President Donald Trump said on Friday he was tapping Republican Representative John Ratcliffe to be the nation's top spy. It's the second time Trump nominated Ratcliffe, a loyalist whose first nomination to be director of national intelligence was dropped last year amid questions about a lack of experience and possible resume padding.
It would allow him to extend the term of his current acting DNI, Richard Grenell, another staunch supporter, while the Senate considers Ratcliffe's nomination.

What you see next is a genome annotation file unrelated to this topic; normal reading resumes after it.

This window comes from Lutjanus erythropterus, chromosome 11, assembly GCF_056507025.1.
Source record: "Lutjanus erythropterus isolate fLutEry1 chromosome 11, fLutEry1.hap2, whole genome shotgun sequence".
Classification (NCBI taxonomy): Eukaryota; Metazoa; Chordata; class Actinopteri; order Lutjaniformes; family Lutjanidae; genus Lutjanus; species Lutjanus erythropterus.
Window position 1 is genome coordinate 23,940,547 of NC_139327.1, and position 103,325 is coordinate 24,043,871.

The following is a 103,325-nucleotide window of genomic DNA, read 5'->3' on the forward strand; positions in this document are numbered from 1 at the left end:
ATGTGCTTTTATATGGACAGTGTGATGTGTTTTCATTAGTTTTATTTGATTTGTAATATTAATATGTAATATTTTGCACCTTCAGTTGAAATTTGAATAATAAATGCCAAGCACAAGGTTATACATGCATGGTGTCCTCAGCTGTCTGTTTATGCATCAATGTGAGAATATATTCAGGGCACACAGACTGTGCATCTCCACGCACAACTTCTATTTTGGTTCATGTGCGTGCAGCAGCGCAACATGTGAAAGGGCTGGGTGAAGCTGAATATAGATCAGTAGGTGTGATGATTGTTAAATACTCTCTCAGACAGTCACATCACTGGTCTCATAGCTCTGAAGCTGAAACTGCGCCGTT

The director of national intelligence oversees the 17 agencies comprising the U.S. intelligence community.
Ratcliffe was a fierce defender of the president during his impeachment in the House.
His announcement drew a lukewarm response from Richard Burr, the Republican chairman of the Senate Intelligence Committee, and swift condemnation from Democrats.
Mark Warner, the top Democrat on the Senate Intelligence Committee, said in a statement "The last time this nomination was unsuccessfully put forward, serious bipartisan questions were raised about Rep. Ratcliffe's background and qualifications. It's hard for me to see that anything new has happened to change that."